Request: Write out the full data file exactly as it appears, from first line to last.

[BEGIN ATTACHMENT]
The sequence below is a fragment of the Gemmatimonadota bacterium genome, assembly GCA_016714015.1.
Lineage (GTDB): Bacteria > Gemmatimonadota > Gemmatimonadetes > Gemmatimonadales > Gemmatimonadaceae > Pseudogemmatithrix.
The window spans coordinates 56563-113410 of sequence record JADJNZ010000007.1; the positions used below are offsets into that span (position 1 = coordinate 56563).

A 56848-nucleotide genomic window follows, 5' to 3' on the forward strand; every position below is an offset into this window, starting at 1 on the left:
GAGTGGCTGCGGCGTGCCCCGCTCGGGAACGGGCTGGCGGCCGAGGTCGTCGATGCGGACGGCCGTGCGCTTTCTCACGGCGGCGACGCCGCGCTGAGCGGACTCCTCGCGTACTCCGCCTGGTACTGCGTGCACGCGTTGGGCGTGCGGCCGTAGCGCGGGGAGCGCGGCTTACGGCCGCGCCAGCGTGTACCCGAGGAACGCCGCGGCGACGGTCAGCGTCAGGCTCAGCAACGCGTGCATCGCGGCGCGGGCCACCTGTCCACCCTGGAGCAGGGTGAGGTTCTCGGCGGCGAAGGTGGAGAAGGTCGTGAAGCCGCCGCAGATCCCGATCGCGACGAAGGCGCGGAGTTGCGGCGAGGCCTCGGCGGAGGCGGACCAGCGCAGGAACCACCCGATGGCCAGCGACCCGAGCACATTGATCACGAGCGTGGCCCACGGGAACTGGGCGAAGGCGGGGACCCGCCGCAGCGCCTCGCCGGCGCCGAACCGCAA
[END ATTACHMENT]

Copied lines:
The sequence below is a fragment of the Gemmatimonadota bacterium genome, assembly GCA_016714015.1.
Lineage (GTDB): Bacteria > Gemmatimonadota > Gemmatimonadetes > Gemmatimonadales > Gemmatimonadaceae > Pseudogemmatithrix.
The window spans coordinates 56563-113410 of sequence record JADJNZ010000007.1; the positions used below are offsets into that span (position 1 = coordinate 56563).

A 56848-nucleotide genomic window follows, 5' to 3' on the forward strand; every position below is an offset into this window, starting at 1 on the left:
GAGTGGCTGCGGCGTGCCCCGCTCGGGAACGGGCTGGCGGCCGAGGTCGTCGATGCGGACGGCCGTGCGCTTTCTCACGGCGGCGACGCCGCGCTGAGCGGACTCCTCGCGTACTCCGCCTGGTACTGCGTGCACGCGTTGGGCGTGCGGCCGTAGCGCGGGGAGCGCGGCTTACGGCCGCGCCAGCGTGTACCCGAGGAACGCCGCGGCGACGGTCAGCGTCAGGCTCAGCAACGCGTGCATCGCGGCGCGGGCCACCTGTCCACCCTGGAGCAGGGTGAGGTTCTCGGCGGCGAAGGTGGAGAAGGTCGTGAAGCCGCCGCAGATCCCGATCGCGACGAAGGCGCGGAGTTGCGGCGAGGCCTCGGCGGAGGCGGACCAGCGCAGGAACCACCCGATGGCCAGCGACCCGAGCACATTGATCACGAGCGTGGCCCACGGGAACTGGGCGAAGGCGGGGACCCGCCGCAGCGCCTCGCCGGCGCCGAACCGCAA